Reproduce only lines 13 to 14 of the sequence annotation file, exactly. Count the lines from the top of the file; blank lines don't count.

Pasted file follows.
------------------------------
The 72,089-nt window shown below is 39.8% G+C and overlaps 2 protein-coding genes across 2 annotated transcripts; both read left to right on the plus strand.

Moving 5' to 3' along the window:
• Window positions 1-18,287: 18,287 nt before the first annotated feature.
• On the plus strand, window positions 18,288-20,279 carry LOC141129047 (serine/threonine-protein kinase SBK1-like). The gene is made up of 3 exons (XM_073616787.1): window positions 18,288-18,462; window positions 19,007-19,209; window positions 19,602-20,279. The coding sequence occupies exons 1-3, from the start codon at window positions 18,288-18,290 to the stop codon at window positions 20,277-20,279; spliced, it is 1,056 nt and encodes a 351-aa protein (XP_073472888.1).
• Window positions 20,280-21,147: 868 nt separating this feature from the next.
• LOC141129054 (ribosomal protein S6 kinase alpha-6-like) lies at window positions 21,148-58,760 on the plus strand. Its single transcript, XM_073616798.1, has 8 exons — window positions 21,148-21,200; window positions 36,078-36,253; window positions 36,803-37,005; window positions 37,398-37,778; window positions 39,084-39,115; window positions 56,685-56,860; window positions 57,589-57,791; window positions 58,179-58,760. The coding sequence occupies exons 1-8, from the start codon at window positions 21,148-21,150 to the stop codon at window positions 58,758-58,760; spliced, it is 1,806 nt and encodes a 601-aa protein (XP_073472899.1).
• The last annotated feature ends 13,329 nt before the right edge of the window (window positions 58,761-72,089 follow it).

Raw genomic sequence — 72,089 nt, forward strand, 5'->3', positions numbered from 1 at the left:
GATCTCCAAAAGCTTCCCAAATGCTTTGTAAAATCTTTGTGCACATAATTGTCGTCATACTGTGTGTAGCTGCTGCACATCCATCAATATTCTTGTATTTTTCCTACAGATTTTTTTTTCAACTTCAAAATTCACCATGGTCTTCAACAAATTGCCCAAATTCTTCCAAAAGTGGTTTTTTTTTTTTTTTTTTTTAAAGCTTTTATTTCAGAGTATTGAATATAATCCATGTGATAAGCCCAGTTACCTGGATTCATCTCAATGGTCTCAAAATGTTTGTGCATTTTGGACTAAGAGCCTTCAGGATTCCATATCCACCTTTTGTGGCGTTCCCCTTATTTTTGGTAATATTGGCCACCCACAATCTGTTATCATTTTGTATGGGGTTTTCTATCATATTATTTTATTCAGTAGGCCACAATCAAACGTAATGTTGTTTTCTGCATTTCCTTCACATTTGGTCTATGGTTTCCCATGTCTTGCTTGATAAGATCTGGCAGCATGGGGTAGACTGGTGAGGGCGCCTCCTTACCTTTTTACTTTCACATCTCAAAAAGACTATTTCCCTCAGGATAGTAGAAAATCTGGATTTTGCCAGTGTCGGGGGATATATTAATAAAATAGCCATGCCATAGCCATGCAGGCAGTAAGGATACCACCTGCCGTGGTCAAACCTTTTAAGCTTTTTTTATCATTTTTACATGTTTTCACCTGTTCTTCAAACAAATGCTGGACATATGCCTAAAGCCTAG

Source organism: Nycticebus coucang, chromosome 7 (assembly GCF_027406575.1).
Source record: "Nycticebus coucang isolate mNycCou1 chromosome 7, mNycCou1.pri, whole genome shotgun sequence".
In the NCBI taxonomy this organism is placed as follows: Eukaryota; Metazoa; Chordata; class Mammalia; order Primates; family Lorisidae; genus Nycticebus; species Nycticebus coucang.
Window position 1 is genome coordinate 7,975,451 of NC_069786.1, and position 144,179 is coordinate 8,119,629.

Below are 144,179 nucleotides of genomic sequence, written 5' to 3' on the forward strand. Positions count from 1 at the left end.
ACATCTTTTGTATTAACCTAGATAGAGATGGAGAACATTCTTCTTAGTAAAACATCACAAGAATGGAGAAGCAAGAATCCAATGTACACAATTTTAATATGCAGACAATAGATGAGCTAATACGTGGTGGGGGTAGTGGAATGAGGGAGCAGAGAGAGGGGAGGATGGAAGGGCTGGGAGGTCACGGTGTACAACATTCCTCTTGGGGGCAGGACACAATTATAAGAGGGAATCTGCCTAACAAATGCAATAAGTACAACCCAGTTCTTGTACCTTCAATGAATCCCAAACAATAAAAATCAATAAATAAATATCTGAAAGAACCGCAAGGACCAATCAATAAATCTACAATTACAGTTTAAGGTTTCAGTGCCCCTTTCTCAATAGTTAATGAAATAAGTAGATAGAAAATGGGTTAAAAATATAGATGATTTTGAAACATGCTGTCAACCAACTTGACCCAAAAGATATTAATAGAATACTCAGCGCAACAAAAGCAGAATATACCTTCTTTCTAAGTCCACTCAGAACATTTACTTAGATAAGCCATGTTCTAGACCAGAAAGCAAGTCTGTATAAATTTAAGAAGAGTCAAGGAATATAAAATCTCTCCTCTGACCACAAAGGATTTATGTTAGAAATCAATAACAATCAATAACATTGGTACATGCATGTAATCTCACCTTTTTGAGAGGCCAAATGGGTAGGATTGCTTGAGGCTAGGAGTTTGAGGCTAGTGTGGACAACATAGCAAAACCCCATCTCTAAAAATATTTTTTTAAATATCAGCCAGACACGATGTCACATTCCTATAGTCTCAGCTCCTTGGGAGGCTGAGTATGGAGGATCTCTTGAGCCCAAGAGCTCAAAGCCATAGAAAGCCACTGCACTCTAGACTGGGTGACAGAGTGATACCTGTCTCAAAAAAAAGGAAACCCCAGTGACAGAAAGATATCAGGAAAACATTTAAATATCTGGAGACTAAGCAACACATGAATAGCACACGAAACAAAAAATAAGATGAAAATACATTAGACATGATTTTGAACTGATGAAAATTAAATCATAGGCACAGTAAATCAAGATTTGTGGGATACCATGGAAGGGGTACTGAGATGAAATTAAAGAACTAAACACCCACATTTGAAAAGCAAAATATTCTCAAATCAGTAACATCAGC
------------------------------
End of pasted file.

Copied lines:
Window position 1 is genome coordinate 7,975,451 of NC_069786.1, and position 144,179 is coordinate 8,119,629.

Below are 144,179 nucleotides of genomic sequence, written 5' to 3' on the forward strand. Positions count from 1 at the left end.